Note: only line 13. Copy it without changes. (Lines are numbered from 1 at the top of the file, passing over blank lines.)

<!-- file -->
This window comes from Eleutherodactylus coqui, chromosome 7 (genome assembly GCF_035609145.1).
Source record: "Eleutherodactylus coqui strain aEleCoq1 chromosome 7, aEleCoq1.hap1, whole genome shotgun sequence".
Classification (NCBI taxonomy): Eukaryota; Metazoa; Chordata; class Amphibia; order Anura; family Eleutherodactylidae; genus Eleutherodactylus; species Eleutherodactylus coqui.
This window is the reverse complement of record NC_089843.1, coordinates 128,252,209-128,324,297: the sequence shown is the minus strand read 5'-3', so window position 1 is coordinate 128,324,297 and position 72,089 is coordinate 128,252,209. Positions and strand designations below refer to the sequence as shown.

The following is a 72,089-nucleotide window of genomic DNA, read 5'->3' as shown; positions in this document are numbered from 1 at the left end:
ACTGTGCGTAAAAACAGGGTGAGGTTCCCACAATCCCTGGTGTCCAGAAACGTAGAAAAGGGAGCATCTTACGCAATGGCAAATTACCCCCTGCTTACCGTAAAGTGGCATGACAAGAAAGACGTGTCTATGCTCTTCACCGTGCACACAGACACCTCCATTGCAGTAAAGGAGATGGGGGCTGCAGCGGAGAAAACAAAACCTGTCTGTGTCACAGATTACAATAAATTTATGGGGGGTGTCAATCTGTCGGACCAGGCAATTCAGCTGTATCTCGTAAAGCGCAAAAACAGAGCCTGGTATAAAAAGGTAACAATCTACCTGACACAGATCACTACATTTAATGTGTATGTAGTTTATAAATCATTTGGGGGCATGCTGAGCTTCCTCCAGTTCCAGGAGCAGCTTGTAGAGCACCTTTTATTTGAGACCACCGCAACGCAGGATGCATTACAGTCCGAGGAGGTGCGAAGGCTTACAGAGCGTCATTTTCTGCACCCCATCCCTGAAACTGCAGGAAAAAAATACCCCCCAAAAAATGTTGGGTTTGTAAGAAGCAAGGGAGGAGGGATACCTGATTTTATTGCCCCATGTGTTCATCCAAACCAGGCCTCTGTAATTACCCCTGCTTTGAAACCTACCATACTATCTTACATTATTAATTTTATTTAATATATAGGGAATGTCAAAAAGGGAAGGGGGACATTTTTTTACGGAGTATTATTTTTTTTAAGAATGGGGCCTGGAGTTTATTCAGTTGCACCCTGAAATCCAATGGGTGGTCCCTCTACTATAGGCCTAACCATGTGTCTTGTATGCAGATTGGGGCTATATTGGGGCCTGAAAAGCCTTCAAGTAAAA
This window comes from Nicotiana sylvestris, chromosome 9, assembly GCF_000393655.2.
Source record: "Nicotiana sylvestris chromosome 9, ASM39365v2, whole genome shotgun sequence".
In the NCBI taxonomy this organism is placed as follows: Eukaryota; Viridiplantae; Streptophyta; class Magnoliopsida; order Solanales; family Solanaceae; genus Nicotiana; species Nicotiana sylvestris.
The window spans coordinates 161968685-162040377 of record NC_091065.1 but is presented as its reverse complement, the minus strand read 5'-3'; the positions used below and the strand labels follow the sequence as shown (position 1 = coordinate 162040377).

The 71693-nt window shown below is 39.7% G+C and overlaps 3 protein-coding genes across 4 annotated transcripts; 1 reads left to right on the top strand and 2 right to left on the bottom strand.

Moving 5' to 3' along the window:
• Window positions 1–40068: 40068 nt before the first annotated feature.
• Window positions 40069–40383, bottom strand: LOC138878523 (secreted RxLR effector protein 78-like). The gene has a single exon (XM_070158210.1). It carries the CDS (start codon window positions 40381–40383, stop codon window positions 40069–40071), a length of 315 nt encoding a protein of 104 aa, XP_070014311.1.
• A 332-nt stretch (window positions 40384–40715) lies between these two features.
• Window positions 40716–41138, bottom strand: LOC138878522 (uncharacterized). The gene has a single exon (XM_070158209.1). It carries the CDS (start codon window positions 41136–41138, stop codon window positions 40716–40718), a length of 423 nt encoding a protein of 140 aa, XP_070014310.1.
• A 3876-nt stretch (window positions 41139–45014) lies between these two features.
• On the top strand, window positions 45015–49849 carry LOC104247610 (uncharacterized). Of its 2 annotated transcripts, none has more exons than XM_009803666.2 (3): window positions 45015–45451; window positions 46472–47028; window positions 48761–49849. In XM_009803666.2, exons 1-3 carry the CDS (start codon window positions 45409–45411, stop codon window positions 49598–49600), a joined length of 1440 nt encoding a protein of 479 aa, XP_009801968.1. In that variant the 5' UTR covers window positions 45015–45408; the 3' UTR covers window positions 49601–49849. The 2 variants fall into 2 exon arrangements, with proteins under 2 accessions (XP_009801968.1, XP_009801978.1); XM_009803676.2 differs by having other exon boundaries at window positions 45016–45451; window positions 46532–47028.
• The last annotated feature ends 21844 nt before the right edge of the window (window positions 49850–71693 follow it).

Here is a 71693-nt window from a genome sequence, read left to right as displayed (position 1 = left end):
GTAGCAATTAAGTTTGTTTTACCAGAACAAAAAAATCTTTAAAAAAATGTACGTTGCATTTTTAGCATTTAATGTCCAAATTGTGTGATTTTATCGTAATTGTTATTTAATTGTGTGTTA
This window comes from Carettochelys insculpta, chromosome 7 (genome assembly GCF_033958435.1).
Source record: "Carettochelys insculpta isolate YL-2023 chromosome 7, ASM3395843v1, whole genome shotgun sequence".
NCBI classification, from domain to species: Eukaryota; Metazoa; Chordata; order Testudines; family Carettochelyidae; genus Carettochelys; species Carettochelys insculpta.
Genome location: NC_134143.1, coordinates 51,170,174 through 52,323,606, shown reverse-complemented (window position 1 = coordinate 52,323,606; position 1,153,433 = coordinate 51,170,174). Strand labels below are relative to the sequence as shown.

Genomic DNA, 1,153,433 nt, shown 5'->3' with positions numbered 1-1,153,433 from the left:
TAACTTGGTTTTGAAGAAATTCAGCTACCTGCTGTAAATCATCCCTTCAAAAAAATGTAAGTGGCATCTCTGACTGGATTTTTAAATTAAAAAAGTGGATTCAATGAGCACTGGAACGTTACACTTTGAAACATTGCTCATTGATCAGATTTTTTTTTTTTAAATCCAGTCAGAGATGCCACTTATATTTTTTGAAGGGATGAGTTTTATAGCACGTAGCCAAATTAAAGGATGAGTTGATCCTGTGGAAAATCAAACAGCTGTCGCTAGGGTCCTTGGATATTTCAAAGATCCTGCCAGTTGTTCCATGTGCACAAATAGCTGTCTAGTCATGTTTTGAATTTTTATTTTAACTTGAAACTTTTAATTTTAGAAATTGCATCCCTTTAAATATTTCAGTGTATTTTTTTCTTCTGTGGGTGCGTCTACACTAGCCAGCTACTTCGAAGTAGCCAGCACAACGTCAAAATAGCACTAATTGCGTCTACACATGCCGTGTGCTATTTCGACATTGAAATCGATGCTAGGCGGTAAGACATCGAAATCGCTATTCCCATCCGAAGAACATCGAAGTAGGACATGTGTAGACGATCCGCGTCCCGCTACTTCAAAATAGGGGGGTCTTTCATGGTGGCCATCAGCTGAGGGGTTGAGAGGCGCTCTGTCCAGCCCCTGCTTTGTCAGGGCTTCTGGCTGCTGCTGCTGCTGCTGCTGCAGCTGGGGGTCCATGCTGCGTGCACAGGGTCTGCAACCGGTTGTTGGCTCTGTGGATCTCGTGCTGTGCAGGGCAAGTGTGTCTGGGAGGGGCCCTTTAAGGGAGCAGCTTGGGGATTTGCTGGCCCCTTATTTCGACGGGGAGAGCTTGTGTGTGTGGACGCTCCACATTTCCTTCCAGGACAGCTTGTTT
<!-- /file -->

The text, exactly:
• Window positions 1–40068: 40068 nt before the first annotated feature.